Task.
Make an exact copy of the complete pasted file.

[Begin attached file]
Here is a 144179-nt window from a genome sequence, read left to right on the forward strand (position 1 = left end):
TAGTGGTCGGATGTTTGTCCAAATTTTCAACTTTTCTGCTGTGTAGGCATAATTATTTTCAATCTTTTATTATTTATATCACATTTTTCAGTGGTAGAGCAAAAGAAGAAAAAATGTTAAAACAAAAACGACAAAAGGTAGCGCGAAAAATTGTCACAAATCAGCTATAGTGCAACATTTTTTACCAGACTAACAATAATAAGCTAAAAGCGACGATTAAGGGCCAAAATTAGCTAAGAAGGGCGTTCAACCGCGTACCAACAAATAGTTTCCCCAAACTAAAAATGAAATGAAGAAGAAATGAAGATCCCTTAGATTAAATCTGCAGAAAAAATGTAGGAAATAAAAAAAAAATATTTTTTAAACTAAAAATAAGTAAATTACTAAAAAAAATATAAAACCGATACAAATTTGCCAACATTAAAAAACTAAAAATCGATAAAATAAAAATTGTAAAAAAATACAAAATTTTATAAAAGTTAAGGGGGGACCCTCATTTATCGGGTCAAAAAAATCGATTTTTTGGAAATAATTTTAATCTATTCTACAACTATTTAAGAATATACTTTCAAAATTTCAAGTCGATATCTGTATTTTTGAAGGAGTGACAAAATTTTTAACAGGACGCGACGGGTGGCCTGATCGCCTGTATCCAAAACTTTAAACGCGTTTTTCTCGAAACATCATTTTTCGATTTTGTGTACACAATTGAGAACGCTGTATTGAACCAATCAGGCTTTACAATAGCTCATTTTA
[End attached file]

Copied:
Here is a 144179-nt window from a genome sequence, read left to right on the forward strand (position 1 = left end):
TAGTGGTCGGATGTTTGTCCAAATTTTCAACTTTTCTGCTGTGTAGGCATAATTATTTTCAATCTTTTATTATTTATATCACATTTTTCAGTGGTAGAGCAAAAGAAGAAAAAATGTTAAAACAAAAACGACAAAAGGTAGCGCGAAAAATTGTCACAAATCAGCTATAGTGCAACATTTTTTACCAGACTAACAATAATAAGCTAAAAGCGACGATTAAGGGCCAAAATTAGCTAAGAAGGGCGTTCAACCGCGTACCAACAAATAGTTTCCCCAAACTAAAAATGAAATGAAGAAGAAATGAAGATCCCTTAGATTAAATCTGCAGAAAAAATGTAGGAAATAAAAAAAAAATATTTTTTAAACTAAAAATAAGTAAATTACTAAAAAAAATATAAAACCGATACAAATTTGCCAACATTAAAAAACTAAAAATCGATAAAATAAAAATTGTAAAAAAATACAAAATTTTATAAAAGTTAAGGGGGGACCCTCATTTATCGGGTCAAAAAAATCGATTTTTTGGAAATAATTTTAATCTATTCTACAACTATTTAAGAATATACTTTCAAAATTTCAAGTCGATATCTGTATTTTTGAAGGAGTGACAAAATTTTTAACAGGACGCGACGGGTGGCCTGATCGCCTGTATCCAAAACTTTAAACGCGTTTTTCTCGAAACATCATTTTTCGATTTTGTGTACACAATTGAGAACGCTGTATTGAACCAATCAGGCTTTACAATAGCTCATTTTA